28-Title: Radical mastectomy in sheep (Dumba)

Authors S Purohit, V Malik, S Singh, A Rajput, S Yadav, RK Singh, NK Gangwar, G Kumar and RP Pandey

Source: Ruminant Science (2014)-3(2):255-256

How to cite this manuscript: Purohit S, Malik V, Singh S, Rajput A, Yadav S, Singh RK, Gangwar NK, Kumar G and Pandey RP (2014). Radical mastectomy in sheep (Dumba). Ruminant Science 3(2):255-256


Cable CS, Peery K and Fubini SL (2004). Radical mastectomy in 20 ruminants. Veterinary Surgery 33(3):263-266.

Gahlot TK, Jhirwal SK, Palecha Sakar, Bishnoi P and Purohit S (2007). Radical mastectomy in dromedary camels: Case reports. Journal of Camel Practice and Research 14(1):39-40.

Henderick MJ (2002). Mesenchymal tumors. In: Tumors in Domestic Animals, Eds: DJ Meuten,  4th Edn, Iowa State Press, Iowa, pp 84-85.

Jones TC and Hunt RD (1983). The skin and its appendages. In: Veterinary Pathology. 5th Edn, KM Varghese Company, Bombay. pp  1124.

Peaker M and Walker FMM (1980). Mastectomy and mammary glands in reproductive control in the goat. Nature 284:165-166.

Scott PR (2007). Sheep Medicine. 1st Edn, Manson Publishing. The Veterinary Press, London. pp 274-276.

Short RE, Bellows RA, Moody EL and Howland BE (1972). Effects of suckling and mastectomy on bovine postpartum reproduction. Journal of Animal Science 34(1):70-74.


27-Title: Surgical management of esophageal obstruction due to trichophytobezoar in adult female dromedary camel (Camelus dromedarius)

Authors: S Anwar and M Moustafa

Source: Ruminant Science (2014)-3(2):251-253

How to cite this manuscript: Anwar S and Moustafa M (2014). Surgical management of esophageal obstruction due to trichophytobezoar in adult female dromedary camel (Camelus dromedarius). Ruminant Science 3(2):251-253.


Church TL, Niwa JE and Clark GR (1972). The use of Thygesen’s probing in the treatment of bovine esophageal obstruction due to sugar beets. Canadian Veterinary Journal 13:226-227.

Dabas VS, Chaudhary S, Mistry JN and Singh KP (2002). Oesophageal obstruction in a camel. Indian Journal of Animal Research 36(1):78-78.

Fowler ME (2010). Medicine and Surgery of Camelids. 3rd Edn, Wiley-Blackwell: Ames, IA, USA, pp 380-381.

Gahlot TK, Jhirwal SK, Purohit S, Parashar MC (2006). Surgical treatment of oesophageal obstruction due to tricho-phytobezoar in cattle-A case report. The Indian Cow 46-47.

Haven ML (1990). Bovine esophageal surgery. Veterinary Clinical North American Food Animal Practice 6:359-369.

Jubb KVF and Kennedy PC (1963). The lower alimentary system. In: Pathology of Domestic Animals. Volume 2, Academic Press Inc, New York.

Kumar RVS, Lakshmi ND, Veena P, Sankar P and Yasotha P (2010). Surgical management of cervical esophageal obstruction in a buffalo: A case report. Buffalo Bulletin 29(2).

O’ Connor IJ (1965). In: Dollar’s Veterinary Surgery, 4th Edn, BaillierTindall and Cox, London.

Ramadan RO, Razig SA and El-Far OM (1986). Esophageal obstruction in a young camel (Camelus dromedaries). Veterinary Medical Review 1:85-89.

Ramadan RO and Abdin-Bey MR (1990). Obstruction of the esophagus in camels. Indian Veterinary Journal 67(4):363-364.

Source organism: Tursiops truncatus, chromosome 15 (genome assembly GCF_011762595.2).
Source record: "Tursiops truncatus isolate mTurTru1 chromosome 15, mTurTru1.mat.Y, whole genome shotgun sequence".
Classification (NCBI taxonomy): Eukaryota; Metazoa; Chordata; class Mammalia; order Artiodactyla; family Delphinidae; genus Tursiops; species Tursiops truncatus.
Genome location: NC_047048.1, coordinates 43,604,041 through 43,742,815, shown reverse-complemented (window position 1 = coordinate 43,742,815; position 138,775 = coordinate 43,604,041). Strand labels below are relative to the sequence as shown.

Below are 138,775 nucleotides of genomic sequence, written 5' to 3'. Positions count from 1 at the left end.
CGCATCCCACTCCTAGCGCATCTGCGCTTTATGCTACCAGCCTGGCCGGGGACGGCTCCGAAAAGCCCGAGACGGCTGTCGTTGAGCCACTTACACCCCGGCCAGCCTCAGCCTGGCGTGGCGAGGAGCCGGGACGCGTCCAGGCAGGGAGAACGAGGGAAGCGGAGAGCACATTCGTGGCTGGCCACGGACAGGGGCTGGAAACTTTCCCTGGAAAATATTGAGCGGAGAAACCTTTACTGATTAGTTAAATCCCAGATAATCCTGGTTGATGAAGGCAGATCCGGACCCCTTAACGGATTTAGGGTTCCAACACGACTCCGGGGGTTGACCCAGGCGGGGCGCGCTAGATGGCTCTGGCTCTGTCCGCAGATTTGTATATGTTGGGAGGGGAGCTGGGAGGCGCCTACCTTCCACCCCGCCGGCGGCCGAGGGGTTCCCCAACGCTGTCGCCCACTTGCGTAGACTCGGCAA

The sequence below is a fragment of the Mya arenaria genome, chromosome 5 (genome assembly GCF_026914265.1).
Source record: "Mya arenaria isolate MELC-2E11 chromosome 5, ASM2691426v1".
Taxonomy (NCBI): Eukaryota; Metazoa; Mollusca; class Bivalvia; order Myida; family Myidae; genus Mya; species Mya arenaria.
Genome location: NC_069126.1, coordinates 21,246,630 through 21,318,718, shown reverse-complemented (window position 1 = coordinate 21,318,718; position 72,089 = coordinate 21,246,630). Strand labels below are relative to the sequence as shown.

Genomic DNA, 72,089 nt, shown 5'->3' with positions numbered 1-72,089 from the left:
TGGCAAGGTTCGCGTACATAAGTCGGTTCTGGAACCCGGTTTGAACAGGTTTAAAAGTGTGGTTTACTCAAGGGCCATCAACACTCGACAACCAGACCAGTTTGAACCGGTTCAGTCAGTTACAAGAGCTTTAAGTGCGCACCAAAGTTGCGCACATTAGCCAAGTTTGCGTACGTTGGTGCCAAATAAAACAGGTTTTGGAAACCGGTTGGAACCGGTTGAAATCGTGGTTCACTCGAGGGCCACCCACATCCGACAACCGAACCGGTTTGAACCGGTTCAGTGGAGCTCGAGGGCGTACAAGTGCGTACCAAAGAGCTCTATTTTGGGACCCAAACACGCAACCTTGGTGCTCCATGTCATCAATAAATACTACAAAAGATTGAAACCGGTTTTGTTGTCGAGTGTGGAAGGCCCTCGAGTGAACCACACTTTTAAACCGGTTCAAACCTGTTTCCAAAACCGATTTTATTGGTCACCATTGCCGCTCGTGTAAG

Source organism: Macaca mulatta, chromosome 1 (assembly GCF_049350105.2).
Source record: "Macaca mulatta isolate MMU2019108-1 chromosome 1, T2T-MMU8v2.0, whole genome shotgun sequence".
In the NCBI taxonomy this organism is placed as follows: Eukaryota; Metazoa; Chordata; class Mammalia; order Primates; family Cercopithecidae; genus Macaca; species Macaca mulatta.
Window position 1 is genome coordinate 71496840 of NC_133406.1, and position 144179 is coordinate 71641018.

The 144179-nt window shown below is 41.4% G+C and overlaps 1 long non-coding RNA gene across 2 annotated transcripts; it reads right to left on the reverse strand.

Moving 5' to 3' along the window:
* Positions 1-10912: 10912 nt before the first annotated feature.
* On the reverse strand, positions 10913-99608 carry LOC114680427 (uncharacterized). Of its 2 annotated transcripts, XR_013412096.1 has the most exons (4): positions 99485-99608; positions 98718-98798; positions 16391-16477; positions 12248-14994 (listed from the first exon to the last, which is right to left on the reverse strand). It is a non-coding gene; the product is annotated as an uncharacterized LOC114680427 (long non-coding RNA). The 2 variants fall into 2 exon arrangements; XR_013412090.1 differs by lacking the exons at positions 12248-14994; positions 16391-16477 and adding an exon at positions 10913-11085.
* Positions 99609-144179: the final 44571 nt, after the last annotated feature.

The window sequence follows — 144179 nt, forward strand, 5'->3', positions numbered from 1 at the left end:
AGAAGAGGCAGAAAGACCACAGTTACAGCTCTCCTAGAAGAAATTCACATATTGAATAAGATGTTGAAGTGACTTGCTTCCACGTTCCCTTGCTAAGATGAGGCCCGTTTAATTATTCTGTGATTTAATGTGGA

Ruben JM (1997). Surgical removal of a foreign body from the bovine esophagus. Veterinary Record 100:220-220.

Runnels RA, Monlux WS and Monlux AW (1976). Principles of Veterinary Pathology. 7th Edn, Iowa, USA, pp-357.

Siddiqui MI and Telfah MN (2010).Esophagotomy. In: A Guide Book of Camel Surgery1st Ed. Abu Dhabi Food Control Authority, United Arab Emirates, pp 83-86.

Singh P, Chandolia RK, Behl SM, Tayal R, Chawla, SK and BugaliaNS (2011). Surgical management of oesophageal obstruction in camels-Report of 5 clinical cases. Journal of Camel Practice and Research 18(2):347-349.

Smith B, Von Pfeil D, Schulz K, Klocke E, Borgarelli M and Anderson DE (2008). Unusual cause of esophageal choke: Vascular ring anomaly in an alpaca cria. Alpacas Mag. 18 (3):168-172.

Weldon AD (1993). Identifying a periesophageal hematoma as the cause of choke in a llama. Veterinary medicine (USA).


26-Title: Fetal maceration in murrah buffalo (Bubalus bubalis): A case report

Authors: Anand Kumar Pandey, Gyan Singh, Kailash Kumar, Sandeep Kumar, Parveen Kumar, RN Chaudhary, Satbir Sharma and Deepak Kumar Tiwari

Source: Ruminant Science (2014)-3(2):249-250

How to cite this manuscript: Pandey Anand Kumar, Singh Gyan, Kumar Kailash, Kumar Sandeep, Kumar Parveen, Chaudhary RN, Sharma Satbir and Tiwari DK (2014). Fetal maceration in murrah buffalo (Bubalus bubalis): A case report. Ruminant Science 3(2):249-250.


Awasthi MK and Tiwari RP (2002). Successful treatment of bovine foetal mummification with Iliren. The Blue Cross Book 19:26-28.

Burns TE and Card CE (2000). Fetal maceration and retention of fetal bones in a mare. Journal of American Veterinary Medical Association 217(6):878-80.

Dhaliwal GS, Prabhakar S, Gandotra VK, Vasesta NK and Sharma KD (1989). Maceration of fetus in a bitch. Indian Veterinary Journal 66:1172-73.

Drost M (2007). Complications during gestation in the cow. Theriogenology 68:487-91.

Kumar Pramod, Purohit GN and Mehta JS (2013). Surgical management of a macerated bovine fetus. Ruminant Science 2(1):107-108.

Long S (2001). Abnormal development of the conceptus and its consequences. In: Arthur’s Veterinary Reproduction and Obstetrics. Eds: DE Noakes, TJ Parkinson and GCW England, 8th Edn. WS Saunders Publication. p138.

Noakes DE, Parkinson TJ and England GCW (2009). Veterinary Reproduction and Obstetrics, 9th Edn. WB Saunders Publication. p140.